One Book a Week Review: WICKED, by Jennifer L. Armentrout

One Book a Week Illustration for Jennifer Armentrout WICKED

Genre(s): Adult, Paranormal Romance.
Read It If You Like: Faeries, Supernatural Hunters, Pop-Culture References, Portal Doors.
Content Warnings: I’m a bit “ehh” on one of the narrative devices but it contains spoilers. See the review below.
Rating: ✩✩✩✩

What It’s About

Ivy Morgan has a busy schedule. As a stressed-out university student who works as a fairy hunter, Ivy spends her days studying for exams. Her nights are devoted to keeping New Orleans safe from supernatural creatures who prey on the human populace.

Scarred by the death of her loved ones, Ivy has long-stemming emotional issues that make her keep others at arms’ length. When she meets a fellow hunter named Ren, however, her dedication to emotional distance begins to falter.

As the two of them work together on a complex case, Ivy is forced to make a choice: open up her heart to the man who has swayed it or reject him to keep them both safe.

The Review

Jennifer Armentrout’s WICKED is contemporary and full of pop-culture references, moving along at a quick, upbeat pace. Ivy is a sarcastic, no-nonsense heroine, albeit sometimes vulnerable, and I appreciated that emotional vulnerability that we sometimes saw from her. It really makes her feel fleshed out and authentic in her reactions.

I also enjoyed the dynamic between Ivy and Ren. I’m a sucker for the rogue-with-a-heart-of-gold archetypes, and the handsome supernatural hunter fits the model to a T.

That said, I wasn’t too keen on one of the tropes in the book, but I can’t tell if I’m reading too deeply into it or if it’s an issue. My confusion stems from the fact that I can’t speak from a place of personal representation.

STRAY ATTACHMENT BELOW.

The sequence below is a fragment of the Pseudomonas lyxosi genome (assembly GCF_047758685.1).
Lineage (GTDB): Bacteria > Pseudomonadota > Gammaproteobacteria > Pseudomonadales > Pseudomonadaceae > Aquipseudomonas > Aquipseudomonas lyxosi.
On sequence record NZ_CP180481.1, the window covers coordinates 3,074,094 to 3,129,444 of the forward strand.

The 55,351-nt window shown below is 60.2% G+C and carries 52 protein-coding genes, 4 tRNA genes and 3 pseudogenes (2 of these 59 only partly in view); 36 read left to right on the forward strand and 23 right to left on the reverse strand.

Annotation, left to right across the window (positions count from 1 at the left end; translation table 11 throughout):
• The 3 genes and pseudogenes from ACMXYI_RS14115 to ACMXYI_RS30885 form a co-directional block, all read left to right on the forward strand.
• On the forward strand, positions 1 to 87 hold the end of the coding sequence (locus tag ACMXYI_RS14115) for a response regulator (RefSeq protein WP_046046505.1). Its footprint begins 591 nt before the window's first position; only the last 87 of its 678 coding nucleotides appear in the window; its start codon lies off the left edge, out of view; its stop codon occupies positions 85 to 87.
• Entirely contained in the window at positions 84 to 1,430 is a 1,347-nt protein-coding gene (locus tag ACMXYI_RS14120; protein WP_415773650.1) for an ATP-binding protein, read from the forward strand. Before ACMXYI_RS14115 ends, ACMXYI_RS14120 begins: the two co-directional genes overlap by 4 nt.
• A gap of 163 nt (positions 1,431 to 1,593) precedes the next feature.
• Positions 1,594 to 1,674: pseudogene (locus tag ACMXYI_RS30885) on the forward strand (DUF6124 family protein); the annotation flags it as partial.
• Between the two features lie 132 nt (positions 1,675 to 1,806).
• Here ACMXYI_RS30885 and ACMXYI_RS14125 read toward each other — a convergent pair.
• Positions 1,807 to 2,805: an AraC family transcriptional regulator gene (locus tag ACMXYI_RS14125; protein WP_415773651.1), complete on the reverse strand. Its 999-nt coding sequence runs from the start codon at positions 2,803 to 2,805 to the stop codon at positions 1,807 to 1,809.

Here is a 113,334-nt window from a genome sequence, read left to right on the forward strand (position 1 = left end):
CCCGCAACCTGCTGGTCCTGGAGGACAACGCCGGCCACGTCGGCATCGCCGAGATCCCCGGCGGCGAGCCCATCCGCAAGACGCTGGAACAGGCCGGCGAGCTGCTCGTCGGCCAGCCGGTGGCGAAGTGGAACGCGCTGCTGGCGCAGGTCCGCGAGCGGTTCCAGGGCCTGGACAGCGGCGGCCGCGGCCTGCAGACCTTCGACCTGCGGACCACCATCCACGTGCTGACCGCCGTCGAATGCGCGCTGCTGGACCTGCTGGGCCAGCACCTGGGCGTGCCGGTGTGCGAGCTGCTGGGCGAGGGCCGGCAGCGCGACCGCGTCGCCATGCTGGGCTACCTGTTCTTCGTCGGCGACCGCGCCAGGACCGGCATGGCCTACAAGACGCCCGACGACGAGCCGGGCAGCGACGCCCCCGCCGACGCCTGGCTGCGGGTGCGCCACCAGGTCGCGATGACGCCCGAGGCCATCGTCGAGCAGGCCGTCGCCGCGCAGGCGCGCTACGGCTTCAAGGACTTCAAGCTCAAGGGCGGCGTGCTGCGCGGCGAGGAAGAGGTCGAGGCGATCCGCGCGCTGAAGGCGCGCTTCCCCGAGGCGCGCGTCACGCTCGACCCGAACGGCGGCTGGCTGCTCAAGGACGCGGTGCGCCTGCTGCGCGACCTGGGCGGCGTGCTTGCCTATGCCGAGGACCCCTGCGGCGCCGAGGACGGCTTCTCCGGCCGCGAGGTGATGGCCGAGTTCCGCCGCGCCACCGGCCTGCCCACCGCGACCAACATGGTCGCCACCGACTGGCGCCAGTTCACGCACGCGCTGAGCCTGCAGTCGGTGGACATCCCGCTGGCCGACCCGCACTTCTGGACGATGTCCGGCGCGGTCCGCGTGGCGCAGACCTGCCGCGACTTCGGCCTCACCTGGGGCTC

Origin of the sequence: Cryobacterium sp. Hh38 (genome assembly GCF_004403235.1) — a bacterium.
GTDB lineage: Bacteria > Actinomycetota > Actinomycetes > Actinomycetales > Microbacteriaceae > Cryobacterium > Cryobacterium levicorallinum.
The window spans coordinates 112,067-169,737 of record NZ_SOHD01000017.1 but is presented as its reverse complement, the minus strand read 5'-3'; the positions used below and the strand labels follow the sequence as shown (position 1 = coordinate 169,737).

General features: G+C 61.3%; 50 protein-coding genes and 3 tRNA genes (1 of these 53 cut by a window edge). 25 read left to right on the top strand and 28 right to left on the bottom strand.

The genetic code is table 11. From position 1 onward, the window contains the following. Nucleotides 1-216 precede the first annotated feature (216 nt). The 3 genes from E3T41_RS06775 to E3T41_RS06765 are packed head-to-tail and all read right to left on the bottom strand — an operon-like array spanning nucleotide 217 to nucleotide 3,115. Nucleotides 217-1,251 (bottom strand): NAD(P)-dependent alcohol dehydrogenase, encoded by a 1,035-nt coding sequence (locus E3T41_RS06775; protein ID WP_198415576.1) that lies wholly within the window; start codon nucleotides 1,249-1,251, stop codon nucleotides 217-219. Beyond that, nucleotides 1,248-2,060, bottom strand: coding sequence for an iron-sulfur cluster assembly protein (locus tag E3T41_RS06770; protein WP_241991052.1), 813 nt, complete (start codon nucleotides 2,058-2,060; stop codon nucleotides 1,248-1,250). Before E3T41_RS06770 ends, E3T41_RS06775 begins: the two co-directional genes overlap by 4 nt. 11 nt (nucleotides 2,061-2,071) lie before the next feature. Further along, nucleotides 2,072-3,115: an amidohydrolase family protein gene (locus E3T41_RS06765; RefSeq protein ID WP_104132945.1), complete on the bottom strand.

In WICKED, Ivy’s Black best friend betrays her, seemingly and specifically for a guy. This dynamic and the overall presentation of Ivy’s best friend seem to meet the threshold of the black best friend trope, and I’m a bit confused/apprehensive as to how it was handled.

With that in mind, I guess it’s best to treat this concern as a potential content warning for how a character was portrayed. I would love to hear others’ thoughts on this, so if you’ve read the book please share them in the comments below!

Would I Recommend This Book to Others?

Yes, but with caveats (see that spoiler). It’s also the first installment in a series, so keep the cliffhanger element in mind.

If you want more info, here’s the WICKED book series order. You can also read my Frolic write-up on the novel where I talk about summer-themed paranormal romance books.

Find WICKED on Goodreads | IndieBound | Amazon

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